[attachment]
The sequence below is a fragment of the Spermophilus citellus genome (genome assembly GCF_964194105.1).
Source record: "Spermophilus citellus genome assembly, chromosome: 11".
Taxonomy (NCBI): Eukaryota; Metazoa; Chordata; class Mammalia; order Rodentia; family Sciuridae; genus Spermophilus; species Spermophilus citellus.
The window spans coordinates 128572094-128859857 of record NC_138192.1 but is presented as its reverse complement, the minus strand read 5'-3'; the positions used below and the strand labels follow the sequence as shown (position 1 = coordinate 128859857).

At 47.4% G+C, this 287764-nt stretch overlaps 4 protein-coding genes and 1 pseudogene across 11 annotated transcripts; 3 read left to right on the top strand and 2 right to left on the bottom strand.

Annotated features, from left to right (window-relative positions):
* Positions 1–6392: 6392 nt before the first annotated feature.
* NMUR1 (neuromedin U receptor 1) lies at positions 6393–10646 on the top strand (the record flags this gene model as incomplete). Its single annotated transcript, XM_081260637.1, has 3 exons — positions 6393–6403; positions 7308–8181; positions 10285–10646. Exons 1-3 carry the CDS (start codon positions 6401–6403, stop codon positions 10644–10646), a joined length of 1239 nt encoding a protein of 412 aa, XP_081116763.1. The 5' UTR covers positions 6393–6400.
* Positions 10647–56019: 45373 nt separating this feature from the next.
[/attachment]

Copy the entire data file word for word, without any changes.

The sequence below is a fragment of the Spermophilus citellus genome (genome assembly GCF_964194105.1).
Source record: "Spermophilus citellus genome assembly, chromosome: 11".
Taxonomy (NCBI): Eukaryota; Metazoa; Chordata; class Mammalia; order Rodentia; family Sciuridae; genus Spermophilus; species Spermophilus citellus.
The window spans coordinates 128572094-128859857 of record NC_138192.1 but is presented as its reverse complement, the minus strand read 5'-3'; the positions used below and the strand labels follow the sequence as shown (position 1 = coordinate 128859857).

At 47.4% G+C, this 287764-nt stretch overlaps 4 protein-coding genes and 1 pseudogene across 11 annotated transcripts; 3 read left to right on the top strand and 2 right to left on the bottom strand.

Annotated features, from left to right (window-relative positions):
* Positions 1–6392: 6392 nt before the first annotated feature.
* NMUR1 (neuromedin U receptor 1) lies at positions 6393–10646 on the top strand (the record flags this gene model as incomplete). Its single annotated transcript, XM_081260637.1, has 3 exons — positions 6393–6403; positions 7308–8181; positions 10285–10646. Exons 1-3 carry the CDS (start codon positions 6401–6403, stop codon positions 10644–10646), a joined length of 1239 nt encoding a protein of 412 aa, XP_081116763.1. The 5' UTR covers positions 6393–6400.
* Positions 10647–56019: 45373 nt separating this feature from the next.